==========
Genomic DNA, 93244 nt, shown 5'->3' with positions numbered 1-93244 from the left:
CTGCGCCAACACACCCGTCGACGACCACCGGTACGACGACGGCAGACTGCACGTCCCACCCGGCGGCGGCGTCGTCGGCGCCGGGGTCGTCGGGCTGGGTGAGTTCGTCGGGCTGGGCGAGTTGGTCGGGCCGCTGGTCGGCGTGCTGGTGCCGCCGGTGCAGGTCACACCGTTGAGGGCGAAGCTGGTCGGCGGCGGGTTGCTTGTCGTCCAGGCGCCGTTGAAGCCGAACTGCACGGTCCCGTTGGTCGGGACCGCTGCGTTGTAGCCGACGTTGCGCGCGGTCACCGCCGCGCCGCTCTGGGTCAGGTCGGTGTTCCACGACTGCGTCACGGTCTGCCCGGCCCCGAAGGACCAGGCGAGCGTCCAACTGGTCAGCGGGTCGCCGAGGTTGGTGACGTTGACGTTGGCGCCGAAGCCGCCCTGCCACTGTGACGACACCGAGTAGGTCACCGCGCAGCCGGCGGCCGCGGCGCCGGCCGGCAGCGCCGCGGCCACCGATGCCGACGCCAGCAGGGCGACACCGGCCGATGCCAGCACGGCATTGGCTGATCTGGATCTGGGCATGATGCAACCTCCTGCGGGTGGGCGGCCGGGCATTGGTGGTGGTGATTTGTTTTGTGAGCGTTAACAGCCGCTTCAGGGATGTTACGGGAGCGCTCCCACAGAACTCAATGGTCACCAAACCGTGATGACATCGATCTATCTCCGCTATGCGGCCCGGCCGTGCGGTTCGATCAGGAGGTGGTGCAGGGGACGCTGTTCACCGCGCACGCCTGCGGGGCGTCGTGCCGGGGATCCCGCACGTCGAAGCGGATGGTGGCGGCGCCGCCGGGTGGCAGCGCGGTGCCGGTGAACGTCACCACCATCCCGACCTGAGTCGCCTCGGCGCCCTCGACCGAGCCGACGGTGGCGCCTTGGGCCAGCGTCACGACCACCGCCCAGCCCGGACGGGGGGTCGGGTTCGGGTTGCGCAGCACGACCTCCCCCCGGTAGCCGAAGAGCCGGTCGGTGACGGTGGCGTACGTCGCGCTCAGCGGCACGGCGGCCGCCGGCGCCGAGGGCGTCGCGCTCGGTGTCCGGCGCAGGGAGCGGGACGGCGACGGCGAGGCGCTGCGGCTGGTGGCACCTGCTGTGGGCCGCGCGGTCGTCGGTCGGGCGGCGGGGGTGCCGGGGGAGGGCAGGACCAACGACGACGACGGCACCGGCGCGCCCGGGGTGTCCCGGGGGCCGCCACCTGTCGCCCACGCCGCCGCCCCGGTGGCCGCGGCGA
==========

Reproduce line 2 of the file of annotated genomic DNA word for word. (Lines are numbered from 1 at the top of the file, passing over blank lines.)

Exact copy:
CTGCGCCAACACACCCGTCGACGACCACCGGTACGACGACGGCAGACTGCACGTCCCACCCGGCGGCGGCGTCGTCGGCGCCGGGGTCGTCGGGCTGGGTGAGTTCGTCGGGCTGGGCGAGTTGGTCGGGCCGCTGGTCGGCGTGCTGGTGCCGCCGGTGCAGGTCACACCGTTGAGGGCGAAGCTGGTCGGCGGCGGGTTGCTTGTCGTCCAGGCGCCGTTGAAGCCGAACTGCACGGTCCCGTTGGTCGGGACCGCTGCGTTGTAGCCGACGTTGCGCGCGGTCACCGCCGCGCCGCTCTGGGTCAGGTCGGTGTTCCACGACTGCGTCACGGTCTGCCCGGCCCCGAAGGACCAGGCGAGCGTCCAACTGGTCAGCGGGTCGCCGAGGTTGGTGACGTTGACGTTGGCGCCGAAGCCGCCCTGCCACTGTGACGACACCGAGTAGGTCACCGCGCAGCCGGCGGCCGCGGCGCCGGCCGGCAGCGCCGCGGCCACCGATGCCGACGCCAGCAGGGCGACACCGGCCGATGCCAGCACGGCATTGGCTGATCTGGATCTGGGCATGATGCAACCTCCTGCGGGTGGGCGGCCGGGCATTGGTGGTGGTGATTTGTTTTGTGAGCGTTAACAGCCGCTTCAGGGATGTTACGGGAGCGCTCCCACAGAACTCAATGGTCACCAAACCGTGATGACATCGATCTATCTCCGCTATGCGGCCCGGCCGTGCGGTTCGATCAGGAGGTGGTGCAGGGGACGCTGTTCACCGCGCACGCCTGCGGGGCGTCGTGCCGGGGATCCCGCACGTCGAAGCGGATGGTGGCGGCGCCGCCGGGTGGCAGCGCGGTGCCGGTGAACGTCACCACCATCCCGACCTGAGTCGCCTCGGCGCCCTCGACCGAGCCGACGGTGGCGCCTTGGGCCAGCGTCACGACCACCGCCCAGCCCGGACGGGGGGTCGGGTTCGGGTTGCGCAGCACGACCTCCCCCCGGTAGCCGAAGAGCCGGTCGGTGACGGTGGCGTACGTCGCGCTCAGCGGCACGGCGGCCGCCGGCGCCGAGGGCGTCGCGCTCGGTGTCCGGCGCAGGGAGCGGGACGGCGACGGCGAGGCGCTGCGGCTGGTGGCACCTGCTGTGGGCCGCGCGGTCGTCGGTCGGGCGGCGGGGGTGCCGGGGGAGGGCAGGACCAACGACGACGACGGCACCGGCGCGCCCGGGGTGTCCCGGGGGCCGCCACCTGTCGCCCACGCCGCCGCCCCGGTGGCCGCGGCGA